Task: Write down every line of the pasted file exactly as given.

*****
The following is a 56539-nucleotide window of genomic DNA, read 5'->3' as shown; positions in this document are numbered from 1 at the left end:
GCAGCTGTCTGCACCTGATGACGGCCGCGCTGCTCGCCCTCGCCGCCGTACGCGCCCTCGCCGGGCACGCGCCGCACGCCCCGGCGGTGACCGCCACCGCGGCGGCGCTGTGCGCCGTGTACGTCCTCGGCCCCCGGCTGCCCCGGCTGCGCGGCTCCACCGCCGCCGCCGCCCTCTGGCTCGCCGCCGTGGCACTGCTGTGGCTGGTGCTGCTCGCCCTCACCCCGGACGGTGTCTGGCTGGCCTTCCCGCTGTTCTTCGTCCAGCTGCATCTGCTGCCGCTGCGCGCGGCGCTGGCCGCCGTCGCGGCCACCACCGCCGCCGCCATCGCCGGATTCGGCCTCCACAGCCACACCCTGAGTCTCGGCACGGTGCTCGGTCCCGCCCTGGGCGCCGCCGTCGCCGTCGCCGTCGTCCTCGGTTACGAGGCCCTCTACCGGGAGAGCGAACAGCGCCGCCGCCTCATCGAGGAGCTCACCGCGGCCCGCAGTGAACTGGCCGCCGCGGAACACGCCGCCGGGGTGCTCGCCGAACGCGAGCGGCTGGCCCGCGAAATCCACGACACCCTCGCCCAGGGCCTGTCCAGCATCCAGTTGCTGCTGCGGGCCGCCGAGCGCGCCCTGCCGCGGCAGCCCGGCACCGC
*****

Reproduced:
The following is a 56539-nucleotide window of genomic DNA, read 5'->3' as shown; positions in this document are numbered from 1 at the left end:
GCAGCTGTCTGCACCTGATGACGGCCGCGCTGCTCGCCCTCGCCGCCGTACGCGCCCTCGCCGGGCACGCGCCGCACGCCCCGGCGGTGACCGCCACCGCGGCGGCGCTGTGCGCCGTGTACGTCCTCGGCCCCCGGCTGCCCCGGCTGCGCGGCTCCACCGCCGCCGCCGCCCTCTGGCTCGCCGCCGTGGCACTGCTGTGGCTGGTGCTGCTCGCCCTCACCCCGGACGGTGTCTGGCTGGCCTTCCCGCTGTTCTTCGTCCAGCTGCATCTGCTGCCGCTGCGCGCGGCGCTGGCCGCCGTCGCGGCCACCACCGCCGCCGCCATCGCCGGATTCGGCCTCCACAGCCACACCCTGAGTCTCGGCACGGTGCTCGGTCCCGCCCTGGGCGCCGCCGTCGCCGTCGCCGTCGTCCTCGGTTACGAGGCCCTCTACCGGGAGAGCGAACAGCGCCGCCGCCTCATCGAGGAGCTCACCGCGGCCCGCAGTGAACTGGCCGCCGCGGAACACGCCGCCGGGGTGCTCGCCGAACGCGAGCGGCTGGCCCGCGAAATCCACGACACCCTCGCCCAGGGCCTGTCCAGCATCCAGTTGCTGCTGCGGGCCGCCGAGCGCGCCCTGCCGCGGCAGCCCGGCACCGC